I’ve been a Toastmasters for 3 years at the time of writing this. In my tenure as a Toastmaster, I have given multiple speeches (won a few of them), served two terms as Vice President of Education and even went on to charter a club in my locality.
In all this while, I have come across people from all sorts of backgrounds. While most people come to Toastmasters to conquer their fear of public speaking, a few of us also find that Toastmasters can be a great place to network. This question has come up a bunch of times, so let us address it in a little more detail.
If you’re unfamiliar with Toastmasters, it is a not for profit organization with thousands of clubs all over the world with a mission to help people improve their leadership and communication skills. If I had to answer whether or not Toastmasters is a good place to network, make friends or stumble upon new “opportunities”, in short, it is!
When I joined Toastmasters, I did not have any intention to network. I, just like most people, only wanted to reduce the shakiness in my legs when I was called to speak in front of crowds. But along the way of doing that, I found people who were like me in ways that went beyond public speaking!
I met people from SO many different professions who have helped me in ways I could not imagine. To give you an example, I met one entrepreneur who runs a successful business. I remember my first interaction with him. I just given my first speech and was about to leave once the meeting got over.
He called out my name, came towards me, handed me a folded piece of paper and walked away. In it, was some feedback he had written on my speech, on how I could possibly improve and deliver a more effective speech the next time.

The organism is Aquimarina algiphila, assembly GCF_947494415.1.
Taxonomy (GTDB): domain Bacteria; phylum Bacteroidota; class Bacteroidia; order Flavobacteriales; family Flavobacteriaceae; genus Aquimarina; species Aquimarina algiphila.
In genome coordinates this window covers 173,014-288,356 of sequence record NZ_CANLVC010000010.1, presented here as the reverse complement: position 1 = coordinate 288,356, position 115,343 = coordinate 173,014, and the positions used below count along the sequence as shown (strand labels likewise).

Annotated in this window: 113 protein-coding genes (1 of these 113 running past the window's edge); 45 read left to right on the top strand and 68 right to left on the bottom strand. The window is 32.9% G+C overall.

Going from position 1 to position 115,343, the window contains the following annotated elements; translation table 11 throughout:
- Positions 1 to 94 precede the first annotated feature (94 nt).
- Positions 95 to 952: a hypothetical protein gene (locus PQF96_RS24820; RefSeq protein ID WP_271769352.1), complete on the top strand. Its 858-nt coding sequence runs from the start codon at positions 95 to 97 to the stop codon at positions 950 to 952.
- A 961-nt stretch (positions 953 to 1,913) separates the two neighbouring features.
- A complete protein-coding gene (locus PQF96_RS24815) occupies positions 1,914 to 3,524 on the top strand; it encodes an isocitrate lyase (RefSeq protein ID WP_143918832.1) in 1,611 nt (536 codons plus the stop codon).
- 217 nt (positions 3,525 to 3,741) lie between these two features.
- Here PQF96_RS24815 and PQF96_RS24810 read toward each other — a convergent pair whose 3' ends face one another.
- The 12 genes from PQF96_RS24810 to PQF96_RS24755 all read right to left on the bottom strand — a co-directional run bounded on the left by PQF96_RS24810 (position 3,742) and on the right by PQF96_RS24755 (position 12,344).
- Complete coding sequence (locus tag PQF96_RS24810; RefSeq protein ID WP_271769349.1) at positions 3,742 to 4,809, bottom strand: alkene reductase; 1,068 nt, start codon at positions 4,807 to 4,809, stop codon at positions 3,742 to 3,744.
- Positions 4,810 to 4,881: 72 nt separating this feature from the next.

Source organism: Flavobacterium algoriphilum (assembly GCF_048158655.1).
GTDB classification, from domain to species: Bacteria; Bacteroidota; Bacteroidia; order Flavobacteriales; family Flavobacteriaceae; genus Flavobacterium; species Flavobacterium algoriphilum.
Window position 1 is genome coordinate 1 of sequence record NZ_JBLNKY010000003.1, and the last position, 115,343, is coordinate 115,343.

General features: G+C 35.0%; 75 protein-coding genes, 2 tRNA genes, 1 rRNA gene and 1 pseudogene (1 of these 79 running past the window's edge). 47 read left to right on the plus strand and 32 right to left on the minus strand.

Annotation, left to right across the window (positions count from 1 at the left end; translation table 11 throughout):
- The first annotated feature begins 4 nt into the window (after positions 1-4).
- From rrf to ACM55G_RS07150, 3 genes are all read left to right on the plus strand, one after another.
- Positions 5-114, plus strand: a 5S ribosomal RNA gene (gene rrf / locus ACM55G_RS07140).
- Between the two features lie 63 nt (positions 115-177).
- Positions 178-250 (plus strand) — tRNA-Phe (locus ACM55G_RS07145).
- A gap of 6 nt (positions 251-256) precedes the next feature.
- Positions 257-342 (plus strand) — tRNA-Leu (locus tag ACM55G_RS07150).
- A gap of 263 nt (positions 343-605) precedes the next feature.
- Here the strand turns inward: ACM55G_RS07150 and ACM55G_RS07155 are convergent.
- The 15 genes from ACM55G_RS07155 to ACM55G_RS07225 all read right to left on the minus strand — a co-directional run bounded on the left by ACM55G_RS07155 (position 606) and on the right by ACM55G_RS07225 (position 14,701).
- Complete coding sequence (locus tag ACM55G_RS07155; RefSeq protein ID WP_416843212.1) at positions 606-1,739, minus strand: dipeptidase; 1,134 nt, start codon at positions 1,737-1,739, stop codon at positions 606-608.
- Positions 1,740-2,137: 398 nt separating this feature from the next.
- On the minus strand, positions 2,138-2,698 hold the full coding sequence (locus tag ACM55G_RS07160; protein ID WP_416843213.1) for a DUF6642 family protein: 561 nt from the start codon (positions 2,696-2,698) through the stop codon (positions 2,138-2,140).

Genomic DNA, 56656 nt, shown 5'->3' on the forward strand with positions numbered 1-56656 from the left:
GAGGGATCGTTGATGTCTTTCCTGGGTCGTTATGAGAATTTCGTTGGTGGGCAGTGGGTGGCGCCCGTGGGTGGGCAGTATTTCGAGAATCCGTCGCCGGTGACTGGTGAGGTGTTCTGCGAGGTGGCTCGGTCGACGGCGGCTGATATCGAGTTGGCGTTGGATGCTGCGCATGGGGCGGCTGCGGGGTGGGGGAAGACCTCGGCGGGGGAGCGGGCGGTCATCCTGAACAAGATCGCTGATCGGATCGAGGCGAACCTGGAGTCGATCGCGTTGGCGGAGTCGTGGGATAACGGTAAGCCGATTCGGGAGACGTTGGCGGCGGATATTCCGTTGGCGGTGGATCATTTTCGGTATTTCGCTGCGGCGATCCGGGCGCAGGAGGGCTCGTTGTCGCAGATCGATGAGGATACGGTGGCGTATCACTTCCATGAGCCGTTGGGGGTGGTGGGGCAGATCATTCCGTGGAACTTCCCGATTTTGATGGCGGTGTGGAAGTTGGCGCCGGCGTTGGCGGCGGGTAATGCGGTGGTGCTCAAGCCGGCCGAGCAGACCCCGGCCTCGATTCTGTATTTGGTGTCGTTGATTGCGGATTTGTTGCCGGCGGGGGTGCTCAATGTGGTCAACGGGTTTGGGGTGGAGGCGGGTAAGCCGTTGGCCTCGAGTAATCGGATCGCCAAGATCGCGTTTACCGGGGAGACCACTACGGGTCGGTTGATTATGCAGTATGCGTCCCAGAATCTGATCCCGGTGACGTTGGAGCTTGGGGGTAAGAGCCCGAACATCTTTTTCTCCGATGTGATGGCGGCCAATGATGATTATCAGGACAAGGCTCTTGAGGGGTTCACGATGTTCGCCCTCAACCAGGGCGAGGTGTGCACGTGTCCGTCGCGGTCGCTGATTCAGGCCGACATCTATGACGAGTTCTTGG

I approached him before delivering my next speech and kept doing so for a lot of my succeeding speeches. Soon enough, he began mentoring me through things that went beyond public speaking. Currently, he is guiding me as I start my own small business.
This is just one of the many stories where Toastmasters has helped me meet new people in a way that a networking event never could.
Toastmasters gives you a platform to hone your skills as a communicator and also exposes you to a LOT of different people.
Since meetings are weekly or bi-weekly (depending on your club), you get a chance to meet the same people on a regular basis making it easier to form a bond as well as be exposed to new guests who keep coming to explore what a meeting is like.
Moreover, most Toastmaster clubs have a very welcoming culture. Members will most likely introduce you themselves and get you involved in club activities.
So networking automatically becomes much easier since the environment is conducive to people (who might not be very familiar with each other) interacting and helping each other.
That being said, there is a way you should and should not interact within the Toastmasters community.
How to Network in Toastmasters
Start taking up roles and speech slots immediately